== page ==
Visual Arts: Another time, another place
Gillian Ayres Royal Academy, London
Friday 07 February 1997
What happened, one wonders, turning from this first picture to face a room of huge canvases thick with paint and clamouring with colour? The answer is on the opposite wall in a painting called Cumuli from 1959. In one word: America. In two: Abstract Expressionism. At some point in the late Fifties, Ayres saw photographs of Jackson Pollock dripping and pouring his paints on to a canvas on the floor and the freedom of what he was doing struck a chord.
Freedom and the expressive qualities of paint and colour for their own sake have been constants in her work ever since. In the Seventies, she heaped thick sweeps and curls of paint on to the canvas, its surface literally swelling with the stuff like a painting in the early stages of pregnancy. By the early Eighties, she had begun to use fewer layers, but the covering across the canvas remained as dense as ever and increasingly untethered. Blues slither into whites and greens and splodges of yellow are smudged with red and pink and orange in a kind of multi-coloured jungle.
I have to admit that I am not a fan of this sort of painting, although I cannot but admire the energy that Ayres brings to her task. One gets the feeling from these pictures that she must be very likeable: bright and cheery, obviously, but also generous. She is the sort of person (according to her friend Alexandra Pringle, who has written a note in the catalogue) who takes her chickens to the vet.
She was also, by all accounts, a generous and inspiring teacher, first at Corsham (where Howard Hodgkin, England's greatest living colourist, was also on the staff), then St Martins, and finally at Winchester where she gained the distinction of being the first ever woman to head the painting department of an English art school. The Hodgkin connection goes deeper than a few years teaching together and their brief overlap as students at Camberwell. He is a more subtle painter, a master of mood and memory, but there are moments when her pictures work in a similar way, especially with titles (such as Suddenly Last Summer) that seem to hark to another time and place.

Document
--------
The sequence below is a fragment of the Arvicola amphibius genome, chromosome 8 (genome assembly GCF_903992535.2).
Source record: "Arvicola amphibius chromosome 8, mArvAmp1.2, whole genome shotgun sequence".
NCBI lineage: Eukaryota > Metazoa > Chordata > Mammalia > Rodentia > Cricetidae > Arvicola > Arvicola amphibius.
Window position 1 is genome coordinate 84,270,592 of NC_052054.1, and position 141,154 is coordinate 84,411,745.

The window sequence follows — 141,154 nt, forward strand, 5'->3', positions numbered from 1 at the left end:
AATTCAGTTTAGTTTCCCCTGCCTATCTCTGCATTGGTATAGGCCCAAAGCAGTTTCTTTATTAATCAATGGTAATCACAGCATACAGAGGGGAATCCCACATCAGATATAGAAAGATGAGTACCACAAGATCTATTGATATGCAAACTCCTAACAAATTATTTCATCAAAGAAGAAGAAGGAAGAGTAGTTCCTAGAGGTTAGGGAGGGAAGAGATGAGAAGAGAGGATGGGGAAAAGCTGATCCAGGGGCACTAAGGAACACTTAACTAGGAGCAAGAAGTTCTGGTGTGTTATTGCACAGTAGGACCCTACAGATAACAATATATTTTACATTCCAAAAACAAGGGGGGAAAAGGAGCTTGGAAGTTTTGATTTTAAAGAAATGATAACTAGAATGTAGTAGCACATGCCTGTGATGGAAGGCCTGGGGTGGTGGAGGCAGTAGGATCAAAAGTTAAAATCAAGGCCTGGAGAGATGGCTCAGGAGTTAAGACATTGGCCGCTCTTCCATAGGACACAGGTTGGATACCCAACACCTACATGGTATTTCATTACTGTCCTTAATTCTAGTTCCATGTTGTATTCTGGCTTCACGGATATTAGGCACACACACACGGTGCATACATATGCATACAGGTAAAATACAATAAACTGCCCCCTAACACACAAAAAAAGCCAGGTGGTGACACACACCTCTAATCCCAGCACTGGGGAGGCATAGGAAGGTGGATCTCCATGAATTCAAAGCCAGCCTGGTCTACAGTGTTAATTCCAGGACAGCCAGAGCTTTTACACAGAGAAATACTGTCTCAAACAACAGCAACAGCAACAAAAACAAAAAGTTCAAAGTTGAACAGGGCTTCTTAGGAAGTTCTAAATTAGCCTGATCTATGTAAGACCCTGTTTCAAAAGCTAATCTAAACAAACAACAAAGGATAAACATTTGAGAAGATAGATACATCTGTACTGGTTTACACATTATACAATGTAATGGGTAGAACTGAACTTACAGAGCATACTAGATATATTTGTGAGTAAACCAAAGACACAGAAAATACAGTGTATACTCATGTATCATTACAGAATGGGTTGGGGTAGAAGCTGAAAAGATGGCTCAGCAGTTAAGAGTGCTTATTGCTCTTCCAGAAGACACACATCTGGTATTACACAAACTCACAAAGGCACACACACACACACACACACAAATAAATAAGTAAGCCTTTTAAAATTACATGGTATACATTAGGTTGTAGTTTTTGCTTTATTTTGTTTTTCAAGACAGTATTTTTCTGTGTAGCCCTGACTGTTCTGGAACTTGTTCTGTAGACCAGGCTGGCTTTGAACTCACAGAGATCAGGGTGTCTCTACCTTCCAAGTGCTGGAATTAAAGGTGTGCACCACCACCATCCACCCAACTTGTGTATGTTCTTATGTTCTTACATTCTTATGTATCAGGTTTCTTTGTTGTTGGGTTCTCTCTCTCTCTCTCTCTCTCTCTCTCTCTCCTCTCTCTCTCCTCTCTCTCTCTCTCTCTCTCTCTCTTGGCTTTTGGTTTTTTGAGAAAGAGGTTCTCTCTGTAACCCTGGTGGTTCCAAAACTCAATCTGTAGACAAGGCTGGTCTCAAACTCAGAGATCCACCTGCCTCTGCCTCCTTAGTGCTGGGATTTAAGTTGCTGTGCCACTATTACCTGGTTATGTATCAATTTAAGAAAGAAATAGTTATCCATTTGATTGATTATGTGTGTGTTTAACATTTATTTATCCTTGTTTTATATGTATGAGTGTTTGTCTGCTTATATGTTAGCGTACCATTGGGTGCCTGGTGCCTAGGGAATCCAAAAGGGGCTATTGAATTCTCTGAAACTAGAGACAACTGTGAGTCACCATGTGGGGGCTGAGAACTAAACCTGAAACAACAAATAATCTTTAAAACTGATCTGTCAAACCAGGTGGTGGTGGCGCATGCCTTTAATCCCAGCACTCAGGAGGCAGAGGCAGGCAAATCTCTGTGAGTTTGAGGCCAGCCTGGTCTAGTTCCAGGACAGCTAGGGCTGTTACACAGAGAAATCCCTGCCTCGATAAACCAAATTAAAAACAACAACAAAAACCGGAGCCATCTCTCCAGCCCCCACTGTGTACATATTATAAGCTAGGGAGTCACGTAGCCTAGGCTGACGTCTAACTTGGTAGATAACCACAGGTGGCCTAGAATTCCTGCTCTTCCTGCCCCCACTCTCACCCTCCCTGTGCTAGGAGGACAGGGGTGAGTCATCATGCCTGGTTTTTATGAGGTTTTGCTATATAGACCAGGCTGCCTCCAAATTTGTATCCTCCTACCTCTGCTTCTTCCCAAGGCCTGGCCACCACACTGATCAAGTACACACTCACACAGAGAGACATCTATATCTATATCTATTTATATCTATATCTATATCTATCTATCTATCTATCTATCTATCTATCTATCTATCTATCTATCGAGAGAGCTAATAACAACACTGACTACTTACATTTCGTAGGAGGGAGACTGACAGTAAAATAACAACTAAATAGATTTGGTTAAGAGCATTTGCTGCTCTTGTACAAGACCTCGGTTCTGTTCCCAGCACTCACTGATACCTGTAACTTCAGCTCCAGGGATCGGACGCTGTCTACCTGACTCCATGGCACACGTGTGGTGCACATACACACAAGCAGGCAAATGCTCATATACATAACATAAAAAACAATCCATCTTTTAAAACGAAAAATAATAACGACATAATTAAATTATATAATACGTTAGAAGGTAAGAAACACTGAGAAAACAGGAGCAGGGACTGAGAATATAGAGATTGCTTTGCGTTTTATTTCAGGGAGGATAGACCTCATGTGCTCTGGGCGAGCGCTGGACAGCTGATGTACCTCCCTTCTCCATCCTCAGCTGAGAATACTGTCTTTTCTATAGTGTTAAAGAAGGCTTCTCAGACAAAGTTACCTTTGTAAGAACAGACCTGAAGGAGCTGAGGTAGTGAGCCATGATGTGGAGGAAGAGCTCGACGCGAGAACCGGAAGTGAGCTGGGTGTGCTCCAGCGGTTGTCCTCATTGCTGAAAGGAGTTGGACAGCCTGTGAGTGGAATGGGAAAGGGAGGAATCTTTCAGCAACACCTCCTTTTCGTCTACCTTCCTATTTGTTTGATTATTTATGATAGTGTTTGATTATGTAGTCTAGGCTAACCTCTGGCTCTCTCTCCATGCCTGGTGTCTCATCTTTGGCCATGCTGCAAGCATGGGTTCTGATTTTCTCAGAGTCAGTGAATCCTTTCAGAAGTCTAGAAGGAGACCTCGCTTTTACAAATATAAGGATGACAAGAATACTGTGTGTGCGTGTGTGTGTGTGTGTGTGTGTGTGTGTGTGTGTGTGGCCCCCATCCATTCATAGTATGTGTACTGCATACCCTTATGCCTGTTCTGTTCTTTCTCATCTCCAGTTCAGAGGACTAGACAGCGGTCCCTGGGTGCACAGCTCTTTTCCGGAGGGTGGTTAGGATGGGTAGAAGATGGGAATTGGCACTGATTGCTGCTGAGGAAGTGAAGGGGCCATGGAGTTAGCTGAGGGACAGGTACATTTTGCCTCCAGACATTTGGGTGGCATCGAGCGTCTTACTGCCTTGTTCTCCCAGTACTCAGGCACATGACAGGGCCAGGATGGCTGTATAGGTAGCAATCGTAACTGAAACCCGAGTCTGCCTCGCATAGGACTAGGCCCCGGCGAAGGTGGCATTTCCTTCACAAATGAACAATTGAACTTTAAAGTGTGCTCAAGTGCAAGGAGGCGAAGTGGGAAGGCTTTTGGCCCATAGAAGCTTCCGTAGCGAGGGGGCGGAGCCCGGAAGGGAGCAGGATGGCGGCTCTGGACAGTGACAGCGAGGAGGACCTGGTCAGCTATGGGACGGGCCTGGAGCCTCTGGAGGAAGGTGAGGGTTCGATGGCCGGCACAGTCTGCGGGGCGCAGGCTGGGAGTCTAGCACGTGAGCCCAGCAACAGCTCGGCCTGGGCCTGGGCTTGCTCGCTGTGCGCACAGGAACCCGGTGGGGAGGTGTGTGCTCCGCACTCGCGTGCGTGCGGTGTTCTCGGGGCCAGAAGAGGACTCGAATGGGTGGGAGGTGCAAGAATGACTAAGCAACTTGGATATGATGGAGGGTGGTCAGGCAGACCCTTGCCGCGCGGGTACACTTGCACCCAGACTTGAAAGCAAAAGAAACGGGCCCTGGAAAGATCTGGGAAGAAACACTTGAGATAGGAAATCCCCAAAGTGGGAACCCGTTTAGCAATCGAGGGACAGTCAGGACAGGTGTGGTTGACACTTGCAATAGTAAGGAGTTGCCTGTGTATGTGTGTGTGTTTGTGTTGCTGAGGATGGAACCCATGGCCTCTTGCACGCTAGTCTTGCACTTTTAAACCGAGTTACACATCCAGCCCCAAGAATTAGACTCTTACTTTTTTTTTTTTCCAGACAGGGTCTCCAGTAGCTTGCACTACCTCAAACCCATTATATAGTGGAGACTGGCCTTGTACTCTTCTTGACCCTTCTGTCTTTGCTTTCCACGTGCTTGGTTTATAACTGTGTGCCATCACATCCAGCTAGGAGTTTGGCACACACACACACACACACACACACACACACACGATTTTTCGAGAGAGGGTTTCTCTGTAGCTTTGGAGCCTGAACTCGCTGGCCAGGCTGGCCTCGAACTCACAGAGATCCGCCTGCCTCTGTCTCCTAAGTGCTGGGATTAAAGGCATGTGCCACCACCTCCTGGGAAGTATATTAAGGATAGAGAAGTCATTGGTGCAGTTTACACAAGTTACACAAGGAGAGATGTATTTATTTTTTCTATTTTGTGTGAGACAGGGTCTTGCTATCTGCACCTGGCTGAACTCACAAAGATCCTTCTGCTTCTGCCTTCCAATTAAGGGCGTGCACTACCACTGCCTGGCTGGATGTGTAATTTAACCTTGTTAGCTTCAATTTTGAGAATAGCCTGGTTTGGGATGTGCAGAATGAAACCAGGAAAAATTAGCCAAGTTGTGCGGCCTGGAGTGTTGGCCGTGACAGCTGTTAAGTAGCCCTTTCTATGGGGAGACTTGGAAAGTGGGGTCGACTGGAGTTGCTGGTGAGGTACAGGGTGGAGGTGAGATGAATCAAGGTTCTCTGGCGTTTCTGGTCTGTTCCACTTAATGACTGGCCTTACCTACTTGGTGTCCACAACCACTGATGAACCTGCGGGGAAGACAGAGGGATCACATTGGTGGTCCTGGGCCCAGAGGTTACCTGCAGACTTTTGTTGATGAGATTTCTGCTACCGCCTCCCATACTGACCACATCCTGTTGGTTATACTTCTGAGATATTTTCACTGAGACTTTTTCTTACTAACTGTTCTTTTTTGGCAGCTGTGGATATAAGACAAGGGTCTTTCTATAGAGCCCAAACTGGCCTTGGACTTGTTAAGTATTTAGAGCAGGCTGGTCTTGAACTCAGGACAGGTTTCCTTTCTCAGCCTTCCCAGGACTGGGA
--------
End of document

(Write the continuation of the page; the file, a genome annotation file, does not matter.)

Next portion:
Like Hodgkin, Ayres is keen on India and although her paintings are always abstract (in that they are not of or about anything), they often seem steeped in the heat and noise of foreign worlds. Occasionally, half-familiar shapes suggest a vague sort of reality. In Sucked Up Sunslips, it is flowers on a window sill, in Flighted Ones it is a kind of fruit salad made with weird new species of fruit: a riot of red and pinks and orange. The absence of taste is spectacular and very cheering, or as Ayres puts it in the opening line of the catalogue: "Why should painting be a bloody misery?" To 2 Mar. Booking: 0171-439 7438
Art Piece taken off website amid 'severe security alert'
Maisie Williams single-handedly rises to the challengeTV
Academy criticised after no non-white actors nominated
tvAn expose of hooliganism masquerading as an ideological battle
artLee Hadwin can't draw when he's awake, but by night he's an artist
‘Remember the attackers are a cold-blooded, crazy minority’, says Blek le Rat
Arts & Ents blogs
- 1 Rowan Atkinson to sell £10 million McLaren 'supercar' he crashed into a tree and a lamppost
- 2 The truth about 'girl things': Three cheers for Heather Watson's honesty
- 3 Man who held up 'hire me' sign at Waterloo station returns a year later with 'I'm hiring' sign
- 4 Saudi preacher who 'raped and tortured' his five -year-old daughter to death is released after paying 'blood money'
- 5 Men behaving badly: Urinating while standing, 'manspreading' and the gendering of selfishness
Heavy metal producer's corpse to be mutilated by models as per his dying wish
Benedict Cumberbatch says Hollywood is better for black British actors: 'I think as far as coloured actors go it gets really difficult in the UK'
Pixie Geldof signs recording deal with Stranger Records
Belle & Sebastian interview: Stuart Murdoch reveals how the band is taking a new direction
Diana Krall: The jazz singer on being friends with Elton John, outer space and skiing in Dubai
British Muslim leaders outraged after Eric Pickles says followers of Islam should 'prove their identity'
UK terror fears: My jihadist son returned from Syria mentally scarred – now he is being ignored
Nigel Farage: NHS might have to be replaced by private health insurance
Billy Crystal: 'Stop shoving gay sex scenes in my face'
'We would evict Queen from Buckingham Palace and allocate her council house,' say Greens
French court convicts three over homophobic tweets, in case hailed as a 'significant victory' by LGBT rights campaigners